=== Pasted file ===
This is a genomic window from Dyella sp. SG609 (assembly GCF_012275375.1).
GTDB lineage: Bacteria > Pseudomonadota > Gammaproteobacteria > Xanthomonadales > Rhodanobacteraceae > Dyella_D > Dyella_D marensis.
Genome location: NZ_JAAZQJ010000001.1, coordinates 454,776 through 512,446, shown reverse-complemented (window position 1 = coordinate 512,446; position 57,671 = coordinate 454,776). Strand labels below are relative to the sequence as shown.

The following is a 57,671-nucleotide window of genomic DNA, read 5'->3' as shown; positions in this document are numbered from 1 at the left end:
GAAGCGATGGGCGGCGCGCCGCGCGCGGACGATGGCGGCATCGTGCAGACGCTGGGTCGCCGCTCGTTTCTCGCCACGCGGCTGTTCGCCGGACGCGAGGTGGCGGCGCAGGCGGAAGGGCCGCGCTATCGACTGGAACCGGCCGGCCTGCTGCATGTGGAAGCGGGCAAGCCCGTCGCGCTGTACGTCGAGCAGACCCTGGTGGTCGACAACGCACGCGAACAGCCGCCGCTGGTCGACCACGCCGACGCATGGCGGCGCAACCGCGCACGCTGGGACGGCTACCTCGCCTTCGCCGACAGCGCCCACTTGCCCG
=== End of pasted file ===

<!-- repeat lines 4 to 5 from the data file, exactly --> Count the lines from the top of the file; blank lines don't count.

The following is a 57,671-nucleotide window of genomic DNA, read 5'->3' as shown; positions in this document are numbered from 1 at the left end:
GAAGCGATGGGCGGCGCGCCGCGCGCGGACGATGGCGGCATCGTGCAGACGCTGGGTCGCCGCTCGTTTCTCGCCACGCGGCTGTTCGCCGGACGCGAGGTGGCGGCGCAGGCGGAAGGGCCGCGCTATCGACTGGAACCGGCCGGCCTGCTGCATGTGGAAGCGGGCAAGCCCGTCGCGCTGTACGTCGAGCAGACCCTGGTGGTCGACAACGCACGCGAACAGCCGCCGCTGGTCGACCACGCCGACGCATGGCGGCGCAACCGCGCACGCTGGGACGGCTACCTCGCCTTCGCCGACAGCGCCCACTTGCCCG